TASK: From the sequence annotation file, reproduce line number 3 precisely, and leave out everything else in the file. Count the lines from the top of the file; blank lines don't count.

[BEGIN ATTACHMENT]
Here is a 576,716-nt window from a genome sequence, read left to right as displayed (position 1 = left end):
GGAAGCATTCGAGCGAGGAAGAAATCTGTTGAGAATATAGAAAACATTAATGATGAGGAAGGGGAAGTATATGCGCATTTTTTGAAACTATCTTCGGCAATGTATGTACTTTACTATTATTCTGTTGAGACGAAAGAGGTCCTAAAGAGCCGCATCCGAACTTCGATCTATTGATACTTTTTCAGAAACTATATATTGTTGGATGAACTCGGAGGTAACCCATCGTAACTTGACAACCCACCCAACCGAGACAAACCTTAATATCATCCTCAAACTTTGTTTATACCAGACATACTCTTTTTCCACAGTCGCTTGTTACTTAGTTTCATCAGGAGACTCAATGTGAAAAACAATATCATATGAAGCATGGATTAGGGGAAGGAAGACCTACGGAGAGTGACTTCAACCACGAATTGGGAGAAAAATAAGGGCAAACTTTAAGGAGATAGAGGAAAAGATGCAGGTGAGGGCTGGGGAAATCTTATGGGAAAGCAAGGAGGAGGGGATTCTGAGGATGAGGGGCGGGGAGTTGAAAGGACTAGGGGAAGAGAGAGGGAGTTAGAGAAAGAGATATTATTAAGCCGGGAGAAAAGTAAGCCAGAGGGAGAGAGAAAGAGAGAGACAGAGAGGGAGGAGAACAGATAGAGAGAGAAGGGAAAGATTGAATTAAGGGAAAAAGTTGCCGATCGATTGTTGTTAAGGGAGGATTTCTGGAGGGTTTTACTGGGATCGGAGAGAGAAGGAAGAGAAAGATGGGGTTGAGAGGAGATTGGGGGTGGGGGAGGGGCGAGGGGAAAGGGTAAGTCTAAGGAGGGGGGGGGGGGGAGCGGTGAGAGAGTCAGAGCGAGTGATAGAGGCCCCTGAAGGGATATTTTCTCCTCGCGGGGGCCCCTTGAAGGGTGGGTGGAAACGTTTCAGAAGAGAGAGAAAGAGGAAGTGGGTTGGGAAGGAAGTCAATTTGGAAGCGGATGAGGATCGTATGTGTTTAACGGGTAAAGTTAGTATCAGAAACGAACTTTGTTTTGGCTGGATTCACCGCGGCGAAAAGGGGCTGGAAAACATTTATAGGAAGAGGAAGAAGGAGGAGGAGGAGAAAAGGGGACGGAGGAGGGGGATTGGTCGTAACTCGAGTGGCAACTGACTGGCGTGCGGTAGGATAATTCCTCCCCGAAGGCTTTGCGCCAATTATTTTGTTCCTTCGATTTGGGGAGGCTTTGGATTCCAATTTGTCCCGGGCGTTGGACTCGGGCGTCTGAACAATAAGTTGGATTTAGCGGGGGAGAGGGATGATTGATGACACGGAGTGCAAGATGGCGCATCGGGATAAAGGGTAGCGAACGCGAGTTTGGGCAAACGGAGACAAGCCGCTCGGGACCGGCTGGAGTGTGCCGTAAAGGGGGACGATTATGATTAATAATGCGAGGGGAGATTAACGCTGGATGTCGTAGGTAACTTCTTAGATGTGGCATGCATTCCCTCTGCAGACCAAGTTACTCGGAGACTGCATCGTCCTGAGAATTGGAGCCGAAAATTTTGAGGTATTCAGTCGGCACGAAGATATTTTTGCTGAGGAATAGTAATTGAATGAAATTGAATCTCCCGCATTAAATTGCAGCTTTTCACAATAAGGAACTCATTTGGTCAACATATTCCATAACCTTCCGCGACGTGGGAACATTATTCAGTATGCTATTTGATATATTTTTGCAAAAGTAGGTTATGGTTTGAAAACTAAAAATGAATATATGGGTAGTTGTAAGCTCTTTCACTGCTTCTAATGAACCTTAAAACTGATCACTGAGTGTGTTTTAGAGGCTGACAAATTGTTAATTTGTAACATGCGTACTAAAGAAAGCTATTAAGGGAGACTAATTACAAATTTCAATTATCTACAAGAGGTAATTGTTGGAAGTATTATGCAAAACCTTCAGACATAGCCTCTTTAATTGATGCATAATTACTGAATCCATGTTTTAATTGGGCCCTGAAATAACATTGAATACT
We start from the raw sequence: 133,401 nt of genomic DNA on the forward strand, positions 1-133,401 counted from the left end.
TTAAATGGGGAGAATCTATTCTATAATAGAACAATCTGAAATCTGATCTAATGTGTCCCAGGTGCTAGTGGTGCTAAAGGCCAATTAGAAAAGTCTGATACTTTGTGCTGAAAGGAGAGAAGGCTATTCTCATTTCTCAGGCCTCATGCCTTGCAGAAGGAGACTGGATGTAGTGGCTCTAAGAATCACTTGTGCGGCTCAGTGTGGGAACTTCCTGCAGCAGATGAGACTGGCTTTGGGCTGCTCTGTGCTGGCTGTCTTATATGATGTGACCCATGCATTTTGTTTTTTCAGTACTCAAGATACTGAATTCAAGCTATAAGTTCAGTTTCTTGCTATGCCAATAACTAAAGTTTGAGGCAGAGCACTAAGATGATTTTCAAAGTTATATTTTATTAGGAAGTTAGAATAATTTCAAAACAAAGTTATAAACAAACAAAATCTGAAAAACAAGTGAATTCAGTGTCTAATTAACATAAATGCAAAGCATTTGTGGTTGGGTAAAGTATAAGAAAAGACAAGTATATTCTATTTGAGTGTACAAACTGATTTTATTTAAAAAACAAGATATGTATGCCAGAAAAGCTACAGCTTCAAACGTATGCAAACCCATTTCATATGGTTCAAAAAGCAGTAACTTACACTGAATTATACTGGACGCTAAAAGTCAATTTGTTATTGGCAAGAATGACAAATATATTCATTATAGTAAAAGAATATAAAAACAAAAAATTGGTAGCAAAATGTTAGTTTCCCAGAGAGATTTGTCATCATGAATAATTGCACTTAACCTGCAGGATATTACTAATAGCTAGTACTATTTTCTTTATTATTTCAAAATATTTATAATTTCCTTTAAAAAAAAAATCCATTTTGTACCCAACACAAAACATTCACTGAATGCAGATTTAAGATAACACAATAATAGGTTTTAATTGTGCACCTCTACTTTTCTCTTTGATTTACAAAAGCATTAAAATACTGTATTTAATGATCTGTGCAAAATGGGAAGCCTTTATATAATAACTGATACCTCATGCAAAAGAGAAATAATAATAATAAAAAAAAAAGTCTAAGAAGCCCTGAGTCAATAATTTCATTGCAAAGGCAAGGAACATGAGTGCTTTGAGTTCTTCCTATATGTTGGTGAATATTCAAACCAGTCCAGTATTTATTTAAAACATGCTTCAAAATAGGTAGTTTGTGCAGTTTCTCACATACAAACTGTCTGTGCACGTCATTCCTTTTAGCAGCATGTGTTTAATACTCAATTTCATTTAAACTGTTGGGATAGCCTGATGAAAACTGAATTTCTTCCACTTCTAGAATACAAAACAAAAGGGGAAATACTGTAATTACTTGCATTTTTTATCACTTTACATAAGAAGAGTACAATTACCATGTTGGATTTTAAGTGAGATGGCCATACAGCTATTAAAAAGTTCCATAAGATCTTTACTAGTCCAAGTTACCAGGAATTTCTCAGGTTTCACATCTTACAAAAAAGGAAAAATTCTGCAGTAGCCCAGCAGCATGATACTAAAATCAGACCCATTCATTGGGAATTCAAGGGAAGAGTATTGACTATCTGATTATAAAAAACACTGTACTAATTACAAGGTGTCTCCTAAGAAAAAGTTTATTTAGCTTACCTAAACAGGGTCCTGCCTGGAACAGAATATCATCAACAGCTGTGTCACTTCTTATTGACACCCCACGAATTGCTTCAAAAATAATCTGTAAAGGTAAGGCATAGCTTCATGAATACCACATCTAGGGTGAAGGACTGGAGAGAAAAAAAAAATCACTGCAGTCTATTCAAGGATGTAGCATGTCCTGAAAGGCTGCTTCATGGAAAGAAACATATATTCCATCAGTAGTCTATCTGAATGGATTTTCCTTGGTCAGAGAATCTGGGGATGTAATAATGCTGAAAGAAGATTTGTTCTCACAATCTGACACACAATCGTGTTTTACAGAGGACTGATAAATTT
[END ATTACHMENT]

We start from the raw sequence: 133,401 nt of genomic DNA on the forward strand, positions 1-133,401 counted from the left end.